This is the future. Even today, policing doesn't work the way fiction would have you believe because our social narrative of policing is dangerously out of date. It's informed by journalists and reporters who themselves reflect the prevailing cultural view of policing that they grew up with. Notepads and two-way radio and detectives talking to suspects and witnesses, shaking trees to see what falls out. That isn't even the way it works now; where it's going in another 15 years is anyone's guess, but going by the gripes on the various [anonymous] police blogs I've been reading, their IT support is roughly 5-10 years behind that of a private sector operation, albeit catching up rapidly. The vast project of re-writing the entire criminal law system in the UK is still under way, and criminal investigation (as opposed to public order policing) even today is a data-driven intelligence process. Automation is being applied wherever possible, with interesting consequences: face recognition software used on CCTV footage to identify rioters, for example.
But even the police are looking backwards. It's easy enough to deal with drunk public order offenses and speeding tickets. But what does it mean when the biggest and most successful criminals run multinational corporations or get themselves elected president and change the law to give themselves retroactive immunity? What does it mean when research in cognitive psychology strongly implies that we don't actually have "free will" in any meaningful context?
4. Speaking of politics, it seems to me that the biggest political question of the 21st century will be how we devise frameworks for living in a world where personhood covers more than biologically-defined humanity. We already have corporate personhood, and look how well that's turned out; we've given legal personhood to corporations and then passed laws that require them to behave like sociopaths, because lawmakers have been unclear on how to differentiate between the interests of a group and the individuals of whom the group is comprised—or between the corporation and the shareholders. Moreover the cult of corporatism and managerialism has persuaded many people that all large enterprises work along more or less the same lines—and that the best practices for managing a corporation can also be applied to a nation-state (which is an utterly different type of collective: for one thing, nation-states are theoretically immortal and issue currency and manufacture debt to soak it up).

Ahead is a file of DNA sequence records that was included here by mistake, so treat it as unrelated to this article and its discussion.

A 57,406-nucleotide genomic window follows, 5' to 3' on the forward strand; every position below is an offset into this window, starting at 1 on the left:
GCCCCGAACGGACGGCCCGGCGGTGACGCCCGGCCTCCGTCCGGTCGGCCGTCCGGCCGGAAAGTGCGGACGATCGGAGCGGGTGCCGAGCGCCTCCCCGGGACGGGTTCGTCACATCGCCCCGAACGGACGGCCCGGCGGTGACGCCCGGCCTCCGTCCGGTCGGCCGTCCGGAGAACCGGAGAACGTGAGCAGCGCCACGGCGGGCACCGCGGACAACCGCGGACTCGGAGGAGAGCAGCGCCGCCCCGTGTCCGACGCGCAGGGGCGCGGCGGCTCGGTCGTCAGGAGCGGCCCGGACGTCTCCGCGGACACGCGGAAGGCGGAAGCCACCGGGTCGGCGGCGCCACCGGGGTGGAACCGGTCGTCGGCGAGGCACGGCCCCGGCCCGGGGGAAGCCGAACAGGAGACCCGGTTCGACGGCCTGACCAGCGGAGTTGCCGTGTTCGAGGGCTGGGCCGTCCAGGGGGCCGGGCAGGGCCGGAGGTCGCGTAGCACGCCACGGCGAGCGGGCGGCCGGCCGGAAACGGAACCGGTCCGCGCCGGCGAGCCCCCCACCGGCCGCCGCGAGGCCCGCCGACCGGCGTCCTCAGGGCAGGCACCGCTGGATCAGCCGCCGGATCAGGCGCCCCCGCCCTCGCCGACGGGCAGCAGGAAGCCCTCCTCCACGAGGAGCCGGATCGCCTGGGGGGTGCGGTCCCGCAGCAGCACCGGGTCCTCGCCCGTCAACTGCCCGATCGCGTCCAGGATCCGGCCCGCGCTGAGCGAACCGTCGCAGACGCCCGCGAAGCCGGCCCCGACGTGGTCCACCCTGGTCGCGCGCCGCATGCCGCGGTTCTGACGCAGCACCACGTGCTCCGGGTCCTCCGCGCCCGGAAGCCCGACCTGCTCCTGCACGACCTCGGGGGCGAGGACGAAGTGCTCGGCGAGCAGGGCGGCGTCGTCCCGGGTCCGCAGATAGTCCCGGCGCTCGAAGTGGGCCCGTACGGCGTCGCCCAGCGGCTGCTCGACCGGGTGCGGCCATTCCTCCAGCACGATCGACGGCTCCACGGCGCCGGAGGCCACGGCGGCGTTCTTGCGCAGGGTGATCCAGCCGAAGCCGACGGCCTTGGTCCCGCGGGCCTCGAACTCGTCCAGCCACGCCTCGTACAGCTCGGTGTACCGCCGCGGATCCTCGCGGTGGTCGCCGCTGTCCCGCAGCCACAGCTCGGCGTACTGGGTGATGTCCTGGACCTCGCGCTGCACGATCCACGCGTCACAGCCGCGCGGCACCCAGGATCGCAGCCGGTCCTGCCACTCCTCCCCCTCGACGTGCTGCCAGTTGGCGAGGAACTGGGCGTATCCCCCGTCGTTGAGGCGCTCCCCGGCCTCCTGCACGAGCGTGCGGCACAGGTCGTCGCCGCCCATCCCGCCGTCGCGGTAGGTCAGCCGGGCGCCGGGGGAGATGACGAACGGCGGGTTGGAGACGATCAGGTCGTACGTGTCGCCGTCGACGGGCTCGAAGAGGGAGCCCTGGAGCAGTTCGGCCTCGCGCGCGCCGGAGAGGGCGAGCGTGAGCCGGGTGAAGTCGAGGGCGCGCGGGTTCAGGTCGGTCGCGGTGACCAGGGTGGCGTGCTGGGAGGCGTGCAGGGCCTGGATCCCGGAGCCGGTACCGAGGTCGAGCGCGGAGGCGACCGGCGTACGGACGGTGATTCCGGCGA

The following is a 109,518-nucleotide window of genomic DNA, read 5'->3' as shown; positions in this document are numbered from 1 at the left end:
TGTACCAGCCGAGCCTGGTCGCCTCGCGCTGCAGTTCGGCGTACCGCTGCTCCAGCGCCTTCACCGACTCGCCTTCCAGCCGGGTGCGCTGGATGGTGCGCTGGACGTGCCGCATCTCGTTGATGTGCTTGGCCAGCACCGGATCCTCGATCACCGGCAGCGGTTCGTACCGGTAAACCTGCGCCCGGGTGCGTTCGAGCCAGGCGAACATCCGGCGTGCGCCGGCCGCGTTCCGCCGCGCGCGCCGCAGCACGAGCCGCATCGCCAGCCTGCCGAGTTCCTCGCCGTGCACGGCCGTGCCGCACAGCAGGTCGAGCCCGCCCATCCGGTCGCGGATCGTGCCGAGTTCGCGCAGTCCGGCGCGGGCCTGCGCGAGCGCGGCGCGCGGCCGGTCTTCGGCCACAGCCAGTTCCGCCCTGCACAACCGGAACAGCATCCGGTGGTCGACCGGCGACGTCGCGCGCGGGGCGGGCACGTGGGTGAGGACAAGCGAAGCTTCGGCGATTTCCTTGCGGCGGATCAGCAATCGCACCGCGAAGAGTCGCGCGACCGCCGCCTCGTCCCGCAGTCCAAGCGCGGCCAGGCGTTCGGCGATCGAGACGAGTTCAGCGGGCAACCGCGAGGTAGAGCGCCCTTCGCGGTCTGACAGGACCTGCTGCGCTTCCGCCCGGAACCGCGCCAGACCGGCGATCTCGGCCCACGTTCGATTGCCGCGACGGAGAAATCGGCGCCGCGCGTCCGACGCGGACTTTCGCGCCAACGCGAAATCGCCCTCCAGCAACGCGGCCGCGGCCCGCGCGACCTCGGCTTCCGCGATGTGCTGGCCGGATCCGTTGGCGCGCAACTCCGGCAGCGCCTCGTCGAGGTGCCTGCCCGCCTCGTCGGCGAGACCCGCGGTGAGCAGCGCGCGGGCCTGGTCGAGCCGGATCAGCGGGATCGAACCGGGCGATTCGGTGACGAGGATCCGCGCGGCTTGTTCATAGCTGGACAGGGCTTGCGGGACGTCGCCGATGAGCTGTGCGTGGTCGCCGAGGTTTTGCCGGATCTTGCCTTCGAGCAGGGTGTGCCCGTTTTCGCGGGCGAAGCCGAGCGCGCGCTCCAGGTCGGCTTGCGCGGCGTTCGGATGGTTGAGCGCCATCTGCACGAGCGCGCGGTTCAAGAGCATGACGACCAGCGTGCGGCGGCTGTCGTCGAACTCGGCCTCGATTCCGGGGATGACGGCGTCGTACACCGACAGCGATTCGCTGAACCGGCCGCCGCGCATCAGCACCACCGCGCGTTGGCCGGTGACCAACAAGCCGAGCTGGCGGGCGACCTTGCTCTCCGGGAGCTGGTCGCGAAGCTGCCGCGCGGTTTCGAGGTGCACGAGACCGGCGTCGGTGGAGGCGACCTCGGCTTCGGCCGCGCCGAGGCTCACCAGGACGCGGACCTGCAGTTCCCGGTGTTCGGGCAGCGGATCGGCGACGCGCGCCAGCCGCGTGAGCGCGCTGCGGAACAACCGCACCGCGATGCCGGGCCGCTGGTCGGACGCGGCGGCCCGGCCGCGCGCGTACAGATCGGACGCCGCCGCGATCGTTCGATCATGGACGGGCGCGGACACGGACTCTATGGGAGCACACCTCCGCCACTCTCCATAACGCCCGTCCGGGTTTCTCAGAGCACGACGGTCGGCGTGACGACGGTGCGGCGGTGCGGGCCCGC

The question of how to accommodate human beings and hive organisms like corporations and governments within a single equitable moral and legal framework is already a pressing one. If we ever develop AI or intelligence enhancement technologies or intelligence-augmented animals, we're going to meet the same mess, only even worse. We need to work out how to compel moral behaviour by non-human actors, otherwise we're going to end up with monsters like ATHENA and The Operation.
5. Speaking of ATHENA: ATHENA is not a single process (warning: "process" is a technical term of art!)— there are multiple instances of it running, some of them threads of the same process, others independent. Different factions are using ATHENA for different purposes, hence the seemingly conflicting priorities.